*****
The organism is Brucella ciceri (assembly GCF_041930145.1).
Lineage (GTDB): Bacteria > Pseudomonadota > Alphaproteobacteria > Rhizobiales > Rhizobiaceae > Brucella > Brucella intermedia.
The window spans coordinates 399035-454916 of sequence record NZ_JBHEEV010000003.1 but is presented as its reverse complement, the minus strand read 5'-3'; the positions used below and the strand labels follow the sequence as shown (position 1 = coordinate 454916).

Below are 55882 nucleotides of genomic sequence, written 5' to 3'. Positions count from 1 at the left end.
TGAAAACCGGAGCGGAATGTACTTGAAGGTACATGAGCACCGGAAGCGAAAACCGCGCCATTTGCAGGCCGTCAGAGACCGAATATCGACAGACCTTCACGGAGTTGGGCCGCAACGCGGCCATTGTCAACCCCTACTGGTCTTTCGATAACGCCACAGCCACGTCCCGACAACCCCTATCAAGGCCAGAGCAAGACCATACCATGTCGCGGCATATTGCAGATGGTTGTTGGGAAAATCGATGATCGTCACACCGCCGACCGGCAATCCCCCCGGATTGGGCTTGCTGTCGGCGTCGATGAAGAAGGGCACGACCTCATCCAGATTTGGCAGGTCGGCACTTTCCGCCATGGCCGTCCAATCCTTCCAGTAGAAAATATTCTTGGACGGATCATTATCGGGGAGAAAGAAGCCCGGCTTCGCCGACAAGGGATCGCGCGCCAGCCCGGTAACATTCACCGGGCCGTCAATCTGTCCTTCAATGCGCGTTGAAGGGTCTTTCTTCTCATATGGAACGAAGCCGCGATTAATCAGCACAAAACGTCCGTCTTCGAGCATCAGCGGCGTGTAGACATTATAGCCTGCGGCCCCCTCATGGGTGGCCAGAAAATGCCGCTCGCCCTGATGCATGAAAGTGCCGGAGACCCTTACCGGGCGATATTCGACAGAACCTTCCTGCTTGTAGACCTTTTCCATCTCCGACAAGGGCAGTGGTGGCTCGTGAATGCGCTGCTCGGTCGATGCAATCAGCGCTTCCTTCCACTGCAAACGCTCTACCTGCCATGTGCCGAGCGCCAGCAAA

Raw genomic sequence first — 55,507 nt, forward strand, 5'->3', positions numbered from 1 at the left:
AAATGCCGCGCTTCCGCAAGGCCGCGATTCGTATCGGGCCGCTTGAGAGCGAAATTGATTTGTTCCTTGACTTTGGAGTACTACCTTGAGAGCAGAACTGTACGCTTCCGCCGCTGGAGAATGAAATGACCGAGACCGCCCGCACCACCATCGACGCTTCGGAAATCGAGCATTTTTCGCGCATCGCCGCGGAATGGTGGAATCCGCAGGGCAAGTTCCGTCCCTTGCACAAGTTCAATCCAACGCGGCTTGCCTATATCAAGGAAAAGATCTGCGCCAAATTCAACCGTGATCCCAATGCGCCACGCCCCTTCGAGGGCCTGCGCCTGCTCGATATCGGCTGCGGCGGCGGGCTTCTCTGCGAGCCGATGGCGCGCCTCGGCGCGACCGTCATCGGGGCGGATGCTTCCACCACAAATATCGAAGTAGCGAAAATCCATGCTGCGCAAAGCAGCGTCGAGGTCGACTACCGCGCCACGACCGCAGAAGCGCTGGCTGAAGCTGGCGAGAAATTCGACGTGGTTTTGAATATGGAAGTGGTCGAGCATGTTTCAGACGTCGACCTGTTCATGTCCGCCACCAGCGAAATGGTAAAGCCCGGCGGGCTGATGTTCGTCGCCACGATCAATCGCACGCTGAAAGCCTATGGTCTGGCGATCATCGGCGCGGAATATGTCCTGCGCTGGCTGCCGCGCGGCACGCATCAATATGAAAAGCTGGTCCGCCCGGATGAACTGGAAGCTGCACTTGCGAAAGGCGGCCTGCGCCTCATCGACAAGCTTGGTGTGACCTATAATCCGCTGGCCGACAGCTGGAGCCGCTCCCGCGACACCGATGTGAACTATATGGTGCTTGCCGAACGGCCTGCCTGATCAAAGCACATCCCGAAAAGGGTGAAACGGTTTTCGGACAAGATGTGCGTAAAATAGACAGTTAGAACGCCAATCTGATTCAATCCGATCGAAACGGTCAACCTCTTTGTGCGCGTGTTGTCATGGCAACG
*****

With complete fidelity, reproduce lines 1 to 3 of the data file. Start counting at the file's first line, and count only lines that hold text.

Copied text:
The organism is Brucella ciceri (assembly GCF_041930145.1).
Lineage (GTDB): Bacteria > Pseudomonadota > Alphaproteobacteria > Rhizobiales > Rhizobiaceae > Brucella > Brucella intermedia.
The window spans coordinates 399035-454916 of sequence record NZ_JBHEEV010000003.1 but is presented as its reverse complement, the minus strand read 5'-3'; the positions used below and the strand labels follow the sequence as shown (position 1 = coordinate 454916).